The Vision of the GCC Experience Transformation Road-map: Where to Start?

In Design Research activities, you face many touching stories where you sympathize and engage with but I still remember that old and calm gentleman who was participating in a design research activity concerning some failure aspects of a healthcare system. He was setting among three other interviewees where everyone was telling his case. When it was his turn, he told us about his beloved young daughter’s painful case that was full of details and suffering moments. When he was done telling the story,  we discovered that his daughter has died and that he only came to the interview in case this can help in saving  someone else’s daughter.

Upon writing my first article of this seriesTowards An Experience Transformation Road-map for The Gulf Cooperation Council Service Landscape!” I received this difficult yet important question “where to start?”. Although I think I’ve many answers to this question but mentioning all possible answers and solutions will complicate the idea behind this whole initiative which is meant to simplify the actions and steps in this journey so I decided to move with only one solution that I believe will open doors for tons of other solutions. But before talking about the solution, I’d like to mention the reason behind the keyword “Transformation” that’s at the center of this initiative.

In business and commercial contexts it can be accepted to talk about service and experience as the basis of transaction between the company and its customers but in a country and its citizens context this will be improvident. A transformation is what every person really desire and it’s what Pine and Gilmore referred to as a distinct economic offering, the fifth and final one in their Progression of Economic Value.

To further elaborate on the importance of Transformation as the ultimate economic offering, I’d like to refer to this important excerpt from Pine and Gilmore’s The Experience Economy:

“While commodities are fungible, goods tangible, services intangible, and experiences memorable, transformations are effectual. All other economic offerings have no lasting consequence beyond their consumption. Even memories of an experience fade over time. But buyers of transformation seek to be guided toward some specific aim or purpose, and transformations must elicit that intended effect. That’s why we call such buyers aspirants; they aspire to be someone or something different. Without a change in attitude, performance, characteristics, or some other fundamental dimension of self, no transformation occurs. And this change should be not only in degree but also in kind, not only in function but also in structure. The transformation affects the very being of the person.”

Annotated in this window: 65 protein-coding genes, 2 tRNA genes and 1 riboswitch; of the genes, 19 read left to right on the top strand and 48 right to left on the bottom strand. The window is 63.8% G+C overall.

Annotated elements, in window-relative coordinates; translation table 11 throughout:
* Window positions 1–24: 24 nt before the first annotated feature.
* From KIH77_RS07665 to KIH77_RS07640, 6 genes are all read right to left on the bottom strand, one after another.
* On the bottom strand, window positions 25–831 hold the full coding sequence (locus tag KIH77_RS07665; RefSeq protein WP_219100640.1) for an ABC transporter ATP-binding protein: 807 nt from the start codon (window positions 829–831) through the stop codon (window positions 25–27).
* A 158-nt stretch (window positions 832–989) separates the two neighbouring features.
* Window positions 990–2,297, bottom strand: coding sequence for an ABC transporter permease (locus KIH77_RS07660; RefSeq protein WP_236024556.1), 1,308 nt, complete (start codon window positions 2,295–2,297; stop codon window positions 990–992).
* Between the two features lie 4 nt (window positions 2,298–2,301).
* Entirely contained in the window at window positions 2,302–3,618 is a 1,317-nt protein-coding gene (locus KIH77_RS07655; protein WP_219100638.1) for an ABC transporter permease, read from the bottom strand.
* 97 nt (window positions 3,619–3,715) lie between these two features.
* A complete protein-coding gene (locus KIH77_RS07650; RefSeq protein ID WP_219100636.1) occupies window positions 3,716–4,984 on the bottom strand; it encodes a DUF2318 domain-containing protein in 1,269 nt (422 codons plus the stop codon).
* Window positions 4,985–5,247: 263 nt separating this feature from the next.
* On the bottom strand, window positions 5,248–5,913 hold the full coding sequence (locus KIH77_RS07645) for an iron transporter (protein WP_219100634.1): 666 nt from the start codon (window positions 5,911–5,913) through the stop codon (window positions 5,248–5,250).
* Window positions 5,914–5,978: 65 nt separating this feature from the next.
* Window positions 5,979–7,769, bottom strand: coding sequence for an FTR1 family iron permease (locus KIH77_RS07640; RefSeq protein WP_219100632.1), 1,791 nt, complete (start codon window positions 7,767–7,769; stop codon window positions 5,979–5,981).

I believe the experience transformation will happen in every GCC country when every family and family member living in these countries is familiar with and able to use the Human Centered Design “also referred to as Design Thinking “with some differences that can be mentioned in an Academic context” approach and mindset in each and every day to day communication activity.

I mentioned the family as it is the foundation of society and the common platform for every person of the society be a service provider, policy maker, teacher, nurse, patient, student, minister, physician, parent, son or daughter, brother or sister to name a few. Usually every family member will take her/his perceptions, experiences and inherits to their interactions with the outside community members whether as service providers or receivers.

What that gentleman did in the design research activity mentioned above is the highest level of transformation or can even be of a higher degree which is to contribute for the good of the others even if your own need is impossible to be met.

The vision of the solution is to facilitate building a “Co-Design Innovation Lab, CDIL” in each city of the GCC countries. This CDIL should be on the city level not on the ministry or municipality level to avoid the silo and selfish initiatives and to be people centered not government or ministry centered. Every CDIL will be the hub for research, concept development, testing and prototyping ideas and solutions for the communicated problems and challenges. Therefore, people (citizens, policy makers, decision makers, expats…) will meet in this place to talk, discuss, and work together for co-building a better future.

We will follow the human centered design mindset and approach to be the umbrella for the whole initiative. This will be a long journey but for making this happen, we’ll start with small initiative to be the enabler and facilitator of the ultimate vision.
The next article will describe the CDIL initiative in details and will provide the possible ways of contributions and support for anyone who is interested in supporting or being part of this initiative.

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